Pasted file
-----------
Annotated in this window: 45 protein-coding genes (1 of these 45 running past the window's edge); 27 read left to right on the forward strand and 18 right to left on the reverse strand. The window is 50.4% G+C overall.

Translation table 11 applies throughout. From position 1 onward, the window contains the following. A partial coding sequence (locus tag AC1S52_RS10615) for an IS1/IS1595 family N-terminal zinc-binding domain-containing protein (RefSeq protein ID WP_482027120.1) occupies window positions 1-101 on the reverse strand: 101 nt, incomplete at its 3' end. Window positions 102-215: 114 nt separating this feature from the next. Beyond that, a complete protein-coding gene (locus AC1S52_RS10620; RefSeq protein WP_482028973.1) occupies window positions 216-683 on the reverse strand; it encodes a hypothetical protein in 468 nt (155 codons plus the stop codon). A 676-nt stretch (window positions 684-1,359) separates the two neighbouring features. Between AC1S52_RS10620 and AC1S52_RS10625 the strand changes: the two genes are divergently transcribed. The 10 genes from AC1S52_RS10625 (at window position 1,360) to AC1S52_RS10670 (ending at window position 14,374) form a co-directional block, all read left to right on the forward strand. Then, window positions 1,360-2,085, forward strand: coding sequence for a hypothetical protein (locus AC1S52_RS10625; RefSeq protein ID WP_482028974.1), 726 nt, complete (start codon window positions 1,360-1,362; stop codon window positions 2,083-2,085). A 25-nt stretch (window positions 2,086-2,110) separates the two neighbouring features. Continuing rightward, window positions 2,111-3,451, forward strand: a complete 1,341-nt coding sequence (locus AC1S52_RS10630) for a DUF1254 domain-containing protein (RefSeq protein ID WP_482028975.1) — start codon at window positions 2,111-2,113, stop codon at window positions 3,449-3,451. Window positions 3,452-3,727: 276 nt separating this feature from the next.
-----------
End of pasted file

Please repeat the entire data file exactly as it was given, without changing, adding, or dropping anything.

Annotated in this window: 45 protein-coding genes (1 of these 45 running past the window's edge); 27 read left to right on the forward strand and 18 right to left on the reverse strand. The window is 50.4% G+C overall.

Translation table 11 applies throughout. From position 1 onward, the window contains the following. A partial coding sequence (locus tag AC1S52_RS10615) for an IS1/IS1595 family N-terminal zinc-binding domain-containing protein (RefSeq protein ID WP_482027120.1) occupies window positions 1-101 on the reverse strand: 101 nt, incomplete at its 3' end. Window positions 102-215: 114 nt separating this feature from the next. Beyond that, a complete protein-coding gene (locus AC1S52_RS10620; RefSeq protein WP_482028973.1) occupies window positions 216-683 on the reverse strand; it encodes a hypothetical protein in 468 nt (155 codons plus the stop codon). A 676-nt stretch (window positions 684-1,359) separates the two neighbouring features. Between AC1S52_RS10620 and AC1S52_RS10625 the strand changes: the two genes are divergently transcribed. The 10 genes from AC1S52_RS10625 (at window position 1,360) to AC1S52_RS10670 (ending at window position 14,374) form a co-directional block, all read left to right on the forward strand. Then, window positions 1,360-2,085, forward strand: coding sequence for a hypothetical protein (locus AC1S52_RS10625; RefSeq protein ID WP_482028974.1), 726 nt, complete (start codon window positions 1,360-1,362; stop codon window positions 2,083-2,085). A 25-nt stretch (window positions 2,086-2,110) separates the two neighbouring features. Continuing rightward, window positions 2,111-3,451, forward strand: a complete 1,341-nt coding sequence (locus AC1S52_RS10630) for a DUF1254 domain-containing protein (RefSeq protein ID WP_482028975.1) — start codon at window positions 2,111-2,113, stop codon at window positions 3,449-3,451. Window positions 3,452-3,727: 276 nt separating this feature from the next.